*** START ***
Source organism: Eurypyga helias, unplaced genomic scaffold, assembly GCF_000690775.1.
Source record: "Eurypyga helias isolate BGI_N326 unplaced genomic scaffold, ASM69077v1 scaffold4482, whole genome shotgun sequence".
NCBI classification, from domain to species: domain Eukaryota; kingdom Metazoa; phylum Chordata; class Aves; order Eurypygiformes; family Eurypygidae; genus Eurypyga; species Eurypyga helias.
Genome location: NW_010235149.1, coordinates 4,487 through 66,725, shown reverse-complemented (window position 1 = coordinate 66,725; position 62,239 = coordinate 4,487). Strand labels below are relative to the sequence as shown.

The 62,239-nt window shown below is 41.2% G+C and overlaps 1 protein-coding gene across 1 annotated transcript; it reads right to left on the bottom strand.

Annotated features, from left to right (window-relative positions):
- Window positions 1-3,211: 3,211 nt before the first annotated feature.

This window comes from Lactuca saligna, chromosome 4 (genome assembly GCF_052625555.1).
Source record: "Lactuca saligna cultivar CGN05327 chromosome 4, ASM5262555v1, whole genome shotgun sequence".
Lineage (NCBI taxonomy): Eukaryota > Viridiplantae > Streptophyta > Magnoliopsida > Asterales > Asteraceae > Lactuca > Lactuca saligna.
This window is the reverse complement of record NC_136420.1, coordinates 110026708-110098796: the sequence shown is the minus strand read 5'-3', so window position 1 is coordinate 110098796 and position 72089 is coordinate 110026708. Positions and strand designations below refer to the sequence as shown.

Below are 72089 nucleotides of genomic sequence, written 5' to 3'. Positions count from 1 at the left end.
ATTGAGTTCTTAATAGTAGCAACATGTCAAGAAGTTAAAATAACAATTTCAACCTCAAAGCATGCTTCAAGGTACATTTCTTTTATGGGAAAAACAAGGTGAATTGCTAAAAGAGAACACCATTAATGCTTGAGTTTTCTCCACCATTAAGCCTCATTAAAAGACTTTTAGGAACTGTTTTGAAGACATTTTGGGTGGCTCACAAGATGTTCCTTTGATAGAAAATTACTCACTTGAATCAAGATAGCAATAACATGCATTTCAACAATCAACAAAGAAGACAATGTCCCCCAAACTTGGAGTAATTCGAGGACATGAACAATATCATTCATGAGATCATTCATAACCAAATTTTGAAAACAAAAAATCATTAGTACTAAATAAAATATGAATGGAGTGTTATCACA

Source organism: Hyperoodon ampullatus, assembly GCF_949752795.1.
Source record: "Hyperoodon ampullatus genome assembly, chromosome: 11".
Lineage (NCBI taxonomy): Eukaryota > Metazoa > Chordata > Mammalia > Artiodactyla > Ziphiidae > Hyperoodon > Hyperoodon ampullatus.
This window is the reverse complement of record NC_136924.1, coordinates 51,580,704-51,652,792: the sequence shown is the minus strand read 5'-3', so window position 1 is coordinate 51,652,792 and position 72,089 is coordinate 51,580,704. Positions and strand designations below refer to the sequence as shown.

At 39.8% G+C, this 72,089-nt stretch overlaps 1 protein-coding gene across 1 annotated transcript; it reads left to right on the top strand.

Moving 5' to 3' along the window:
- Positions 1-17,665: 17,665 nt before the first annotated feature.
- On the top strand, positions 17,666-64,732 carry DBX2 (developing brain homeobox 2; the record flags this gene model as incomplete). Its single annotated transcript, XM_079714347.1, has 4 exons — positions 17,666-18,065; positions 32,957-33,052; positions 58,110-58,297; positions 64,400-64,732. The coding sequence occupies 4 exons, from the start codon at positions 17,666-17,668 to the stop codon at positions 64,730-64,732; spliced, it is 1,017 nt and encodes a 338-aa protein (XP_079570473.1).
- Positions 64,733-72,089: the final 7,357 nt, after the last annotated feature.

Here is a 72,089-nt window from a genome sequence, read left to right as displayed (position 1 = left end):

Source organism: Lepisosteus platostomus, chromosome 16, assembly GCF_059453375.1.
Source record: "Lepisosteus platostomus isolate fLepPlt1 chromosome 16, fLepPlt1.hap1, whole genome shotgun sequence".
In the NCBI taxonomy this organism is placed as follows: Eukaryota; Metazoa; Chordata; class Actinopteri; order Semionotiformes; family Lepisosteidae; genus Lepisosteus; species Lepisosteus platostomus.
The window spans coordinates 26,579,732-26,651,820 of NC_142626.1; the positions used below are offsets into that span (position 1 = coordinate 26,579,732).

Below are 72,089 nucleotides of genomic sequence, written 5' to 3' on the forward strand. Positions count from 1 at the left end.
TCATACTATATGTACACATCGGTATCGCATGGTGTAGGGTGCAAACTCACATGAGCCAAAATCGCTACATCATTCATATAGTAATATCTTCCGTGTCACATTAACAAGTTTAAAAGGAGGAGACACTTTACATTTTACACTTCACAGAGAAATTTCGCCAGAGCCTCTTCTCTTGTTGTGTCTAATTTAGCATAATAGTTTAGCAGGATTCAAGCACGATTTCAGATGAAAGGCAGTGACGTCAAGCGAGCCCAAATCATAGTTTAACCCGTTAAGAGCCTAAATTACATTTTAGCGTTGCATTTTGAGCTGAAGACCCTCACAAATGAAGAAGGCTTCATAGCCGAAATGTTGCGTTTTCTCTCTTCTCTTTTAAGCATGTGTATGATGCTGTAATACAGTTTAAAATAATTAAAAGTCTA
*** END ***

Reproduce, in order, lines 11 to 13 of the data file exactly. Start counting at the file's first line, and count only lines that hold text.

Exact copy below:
This window is the reverse complement of record NC_136420.1, coordinates 110026708-110098796: the sequence shown is the minus strand read 5'-3', so window position 1 is coordinate 110098796 and position 72089 is coordinate 110026708. Positions and strand designations below refer to the sequence as shown.

Below are 72089 nucleotides of genomic sequence, written 5' to 3'. Positions count from 1 at the left end.
ATTGAGTTCTTAATAGTAGCAACATGTCAAGAAGTTAAAATAACAATTTCAACCTCAAAGCATGCTTCAAGGTACATTTCTTTTATGGGAAAAACAAGGTGAATTGCTAAAAGAGAACACCATTAATGCTTGAGTTTTCTCCACCATTAAGCCTCATTAAAAGACTTTTAGGAACTGTTTTGAAGACATTTTGGGTGGCTCACAAGATGTTCCTTTGATAGAAAATTACTCACTTGAATCAAGATAGCAATAACATGCATTTCAACAATCAACAAAGAAGACAATGTCCCCCAAACTTGGAGTAATTCGAGGACATGAACAATATCATTCATGAGATCATTCATAACCAAATTTTGAAAACAAAAAATCATTAGTACTAAATAAAATATGAATGGAGTGTTATCACA